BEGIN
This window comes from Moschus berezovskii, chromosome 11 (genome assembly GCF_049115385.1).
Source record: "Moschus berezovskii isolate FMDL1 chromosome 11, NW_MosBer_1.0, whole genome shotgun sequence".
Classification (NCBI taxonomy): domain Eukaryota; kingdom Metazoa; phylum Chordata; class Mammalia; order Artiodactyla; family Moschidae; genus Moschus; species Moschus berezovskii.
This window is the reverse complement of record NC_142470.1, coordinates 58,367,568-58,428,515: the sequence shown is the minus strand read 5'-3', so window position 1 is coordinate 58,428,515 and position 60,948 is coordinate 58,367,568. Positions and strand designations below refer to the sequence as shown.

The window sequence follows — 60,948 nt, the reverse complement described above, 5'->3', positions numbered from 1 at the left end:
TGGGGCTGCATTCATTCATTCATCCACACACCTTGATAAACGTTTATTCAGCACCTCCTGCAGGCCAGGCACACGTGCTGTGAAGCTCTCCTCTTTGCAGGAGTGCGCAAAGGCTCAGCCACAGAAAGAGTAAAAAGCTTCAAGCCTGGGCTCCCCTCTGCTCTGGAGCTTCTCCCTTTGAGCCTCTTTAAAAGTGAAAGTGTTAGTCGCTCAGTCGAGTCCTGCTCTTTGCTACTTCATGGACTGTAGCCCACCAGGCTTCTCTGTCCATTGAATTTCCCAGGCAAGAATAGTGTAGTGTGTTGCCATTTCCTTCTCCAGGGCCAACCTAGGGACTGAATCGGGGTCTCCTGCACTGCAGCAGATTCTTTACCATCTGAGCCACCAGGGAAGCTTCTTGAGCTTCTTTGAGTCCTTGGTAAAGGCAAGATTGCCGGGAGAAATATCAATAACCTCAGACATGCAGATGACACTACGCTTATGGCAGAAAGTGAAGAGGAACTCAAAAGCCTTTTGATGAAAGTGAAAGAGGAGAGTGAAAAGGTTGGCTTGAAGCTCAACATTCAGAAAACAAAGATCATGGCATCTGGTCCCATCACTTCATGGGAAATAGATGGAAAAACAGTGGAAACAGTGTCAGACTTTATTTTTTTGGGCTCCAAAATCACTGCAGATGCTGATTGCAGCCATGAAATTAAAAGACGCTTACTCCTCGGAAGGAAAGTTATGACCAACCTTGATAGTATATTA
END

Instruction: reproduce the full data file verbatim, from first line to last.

This window comes from Moschus berezovskii, chromosome 11 (genome assembly GCF_049115385.1).
Source record: "Moschus berezovskii isolate FMDL1 chromosome 11, NW_MosBer_1.0, whole genome shotgun sequence".
Classification (NCBI taxonomy): domain Eukaryota; kingdom Metazoa; phylum Chordata; class Mammalia; order Artiodactyla; family Moschidae; genus Moschus; species Moschus berezovskii.
This window is the reverse complement of record NC_142470.1, coordinates 58,367,568-58,428,515: the sequence shown is the minus strand read 5'-3', so window position 1 is coordinate 58,428,515 and position 60,948 is coordinate 58,367,568. Positions and strand designations below refer to the sequence as shown.

The window sequence follows — 60,948 nt, the reverse complement described above, 5'->3', positions numbered from 1 at the left end:
TGGGGCTGCATTCATTCATTCATCCACACACCTTGATAAACGTTTATTCAGCACCTCCTGCAGGCCAGGCACACGTGCTGTGAAGCTCTCCTCTTTGCAGGAGTGCGCAAAGGCTCAGCCACAGAAAGAGTAAAAAGCTTCAAGCCTGGGCTCCCCTCTGCTCTGGAGCTTCTCCCTTTGAGCCTCTTTAAAAGTGAAAGTGTTAGTCGCTCAGTCGAGTCCTGCTCTTTGCTACTTCATGGACTGTAGCCCACCAGGCTTCTCTGTCCATTGAATTTCCCAGGCAAGAATAGTGTAGTGTGTTGCCATTTCCTTCTCCAGGGCCAACCTAGGGACTGAATCGGGGTCTCCTGCACTGCAGCAGATTCTTTACCATCTGAGCCACCAGGGAAGCTTCTTGAGCTTCTTTGAGTCCTTGGTAAAGGCAAGATTGCCGGGAGAAATATCAATAACCTCAGACATGCAGATGACACTACGCTTATGGCAGAAAGTGAAGAGGAACTCAAAAGCCTTTTGATGAAAGTGAAAGAGGAGAGTGAAAAGGTTGGCTTGAAGCTCAACATTCAGAAAACAAAGATCATGGCATCTGGTCCCATCACTTCATGGGAAATAGATGGAAAAACAGTGGAAACAGTGTCAGACTTTATTTTTTTGGGCTCCAAAATCACTGCAGATGCTGATTGCAGCCATGAAATTAAAAGACGCTTACTCCTCGGAAGGAAAGTTATGACCAACCTTGATAGTATATTA